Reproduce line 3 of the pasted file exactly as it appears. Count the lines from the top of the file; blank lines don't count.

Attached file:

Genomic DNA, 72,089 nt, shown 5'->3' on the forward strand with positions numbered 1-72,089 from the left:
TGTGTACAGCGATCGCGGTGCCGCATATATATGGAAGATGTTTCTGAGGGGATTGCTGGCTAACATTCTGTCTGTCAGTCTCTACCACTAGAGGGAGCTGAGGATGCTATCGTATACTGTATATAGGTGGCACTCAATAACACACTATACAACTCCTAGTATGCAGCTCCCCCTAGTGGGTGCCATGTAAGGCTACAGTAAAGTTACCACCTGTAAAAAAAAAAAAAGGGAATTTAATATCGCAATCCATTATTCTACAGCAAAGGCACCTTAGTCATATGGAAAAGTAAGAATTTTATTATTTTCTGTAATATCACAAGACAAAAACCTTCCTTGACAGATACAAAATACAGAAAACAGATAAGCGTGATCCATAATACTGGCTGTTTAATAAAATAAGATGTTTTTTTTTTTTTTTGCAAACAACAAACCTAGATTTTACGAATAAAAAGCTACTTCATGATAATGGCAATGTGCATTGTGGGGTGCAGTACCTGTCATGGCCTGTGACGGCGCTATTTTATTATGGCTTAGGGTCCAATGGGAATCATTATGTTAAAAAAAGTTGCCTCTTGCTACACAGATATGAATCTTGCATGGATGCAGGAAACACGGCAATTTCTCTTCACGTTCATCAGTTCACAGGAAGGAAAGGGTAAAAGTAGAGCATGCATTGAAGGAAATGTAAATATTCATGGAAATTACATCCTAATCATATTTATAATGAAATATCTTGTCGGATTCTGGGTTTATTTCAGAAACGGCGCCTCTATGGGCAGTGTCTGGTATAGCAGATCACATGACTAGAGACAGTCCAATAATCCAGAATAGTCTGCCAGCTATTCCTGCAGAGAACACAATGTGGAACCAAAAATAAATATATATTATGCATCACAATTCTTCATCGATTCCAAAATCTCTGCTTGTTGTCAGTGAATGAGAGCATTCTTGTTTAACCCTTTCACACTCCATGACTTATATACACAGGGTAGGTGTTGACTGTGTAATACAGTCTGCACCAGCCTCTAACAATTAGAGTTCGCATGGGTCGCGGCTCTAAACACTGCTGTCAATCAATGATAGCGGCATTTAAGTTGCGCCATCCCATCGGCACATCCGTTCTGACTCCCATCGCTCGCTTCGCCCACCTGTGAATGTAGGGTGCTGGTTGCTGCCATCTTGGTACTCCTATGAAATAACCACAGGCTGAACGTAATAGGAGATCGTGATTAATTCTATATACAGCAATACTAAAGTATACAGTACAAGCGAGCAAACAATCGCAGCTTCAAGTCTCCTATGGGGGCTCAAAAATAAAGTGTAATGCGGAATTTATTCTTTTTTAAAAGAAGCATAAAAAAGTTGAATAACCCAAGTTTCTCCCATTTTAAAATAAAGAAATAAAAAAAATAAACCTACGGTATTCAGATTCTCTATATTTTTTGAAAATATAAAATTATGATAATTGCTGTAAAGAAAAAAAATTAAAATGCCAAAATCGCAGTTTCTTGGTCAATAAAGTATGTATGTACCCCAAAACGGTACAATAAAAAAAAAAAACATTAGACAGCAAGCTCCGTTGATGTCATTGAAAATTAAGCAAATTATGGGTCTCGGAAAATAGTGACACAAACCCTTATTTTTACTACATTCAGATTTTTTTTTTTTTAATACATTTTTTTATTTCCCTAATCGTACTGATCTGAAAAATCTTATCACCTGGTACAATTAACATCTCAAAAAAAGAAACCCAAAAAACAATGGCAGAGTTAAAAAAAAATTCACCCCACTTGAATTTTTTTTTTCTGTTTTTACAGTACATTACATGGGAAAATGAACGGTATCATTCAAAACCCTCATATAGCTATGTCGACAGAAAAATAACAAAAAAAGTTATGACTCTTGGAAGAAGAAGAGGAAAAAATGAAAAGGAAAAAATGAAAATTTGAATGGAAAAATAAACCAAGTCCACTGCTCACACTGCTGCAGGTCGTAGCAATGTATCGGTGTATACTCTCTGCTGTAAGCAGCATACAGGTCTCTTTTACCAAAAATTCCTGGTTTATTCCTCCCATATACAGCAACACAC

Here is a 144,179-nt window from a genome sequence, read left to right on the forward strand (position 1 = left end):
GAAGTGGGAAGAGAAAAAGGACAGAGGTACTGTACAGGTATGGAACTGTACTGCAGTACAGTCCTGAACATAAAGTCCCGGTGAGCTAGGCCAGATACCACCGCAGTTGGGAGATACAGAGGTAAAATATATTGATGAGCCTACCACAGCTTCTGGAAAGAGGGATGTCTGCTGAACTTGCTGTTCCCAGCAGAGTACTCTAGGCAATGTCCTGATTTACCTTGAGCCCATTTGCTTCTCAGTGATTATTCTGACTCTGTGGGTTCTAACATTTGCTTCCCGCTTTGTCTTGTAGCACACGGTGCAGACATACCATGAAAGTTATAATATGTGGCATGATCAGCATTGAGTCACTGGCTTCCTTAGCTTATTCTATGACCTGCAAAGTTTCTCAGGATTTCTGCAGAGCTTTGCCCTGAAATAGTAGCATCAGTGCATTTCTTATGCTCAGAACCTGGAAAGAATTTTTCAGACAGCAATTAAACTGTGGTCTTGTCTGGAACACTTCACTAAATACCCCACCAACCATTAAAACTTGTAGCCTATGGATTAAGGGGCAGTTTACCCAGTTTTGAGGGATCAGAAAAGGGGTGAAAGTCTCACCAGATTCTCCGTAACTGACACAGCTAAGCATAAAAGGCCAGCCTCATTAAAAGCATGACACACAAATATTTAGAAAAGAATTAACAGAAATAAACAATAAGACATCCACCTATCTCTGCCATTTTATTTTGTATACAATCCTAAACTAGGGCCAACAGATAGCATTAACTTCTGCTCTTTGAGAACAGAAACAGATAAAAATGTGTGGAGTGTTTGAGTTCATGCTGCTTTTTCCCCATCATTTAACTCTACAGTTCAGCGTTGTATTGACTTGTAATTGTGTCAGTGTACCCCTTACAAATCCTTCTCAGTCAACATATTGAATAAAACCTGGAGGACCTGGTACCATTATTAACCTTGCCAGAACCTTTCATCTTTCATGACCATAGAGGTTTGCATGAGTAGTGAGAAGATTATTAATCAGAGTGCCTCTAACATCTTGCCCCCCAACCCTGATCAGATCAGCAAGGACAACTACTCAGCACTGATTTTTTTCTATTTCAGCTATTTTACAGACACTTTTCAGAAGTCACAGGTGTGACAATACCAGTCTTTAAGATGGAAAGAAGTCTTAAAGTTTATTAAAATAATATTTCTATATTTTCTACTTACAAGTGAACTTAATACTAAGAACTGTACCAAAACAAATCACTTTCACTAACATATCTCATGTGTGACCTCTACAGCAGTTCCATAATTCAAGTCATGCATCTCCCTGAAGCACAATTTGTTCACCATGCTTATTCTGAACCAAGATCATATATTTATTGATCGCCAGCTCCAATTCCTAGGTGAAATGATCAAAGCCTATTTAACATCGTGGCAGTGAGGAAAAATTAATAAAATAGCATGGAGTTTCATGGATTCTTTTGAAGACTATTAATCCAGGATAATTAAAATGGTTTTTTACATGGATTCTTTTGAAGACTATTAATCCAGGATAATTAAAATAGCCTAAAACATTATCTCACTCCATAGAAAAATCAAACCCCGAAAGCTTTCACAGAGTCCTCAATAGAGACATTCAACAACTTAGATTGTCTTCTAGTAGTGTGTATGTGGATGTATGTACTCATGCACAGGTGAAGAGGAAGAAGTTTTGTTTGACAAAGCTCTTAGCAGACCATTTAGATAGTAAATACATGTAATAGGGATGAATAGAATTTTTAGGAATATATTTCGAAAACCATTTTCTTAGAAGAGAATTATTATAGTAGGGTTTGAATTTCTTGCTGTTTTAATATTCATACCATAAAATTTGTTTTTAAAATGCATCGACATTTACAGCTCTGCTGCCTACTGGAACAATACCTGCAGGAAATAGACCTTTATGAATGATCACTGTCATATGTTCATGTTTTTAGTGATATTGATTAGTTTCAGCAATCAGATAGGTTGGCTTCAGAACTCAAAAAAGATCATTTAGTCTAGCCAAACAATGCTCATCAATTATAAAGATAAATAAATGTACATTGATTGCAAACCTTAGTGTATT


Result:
Here is a 144,179-nt window from a genome sequence, read left to right on the forward strand (position 1 = left end):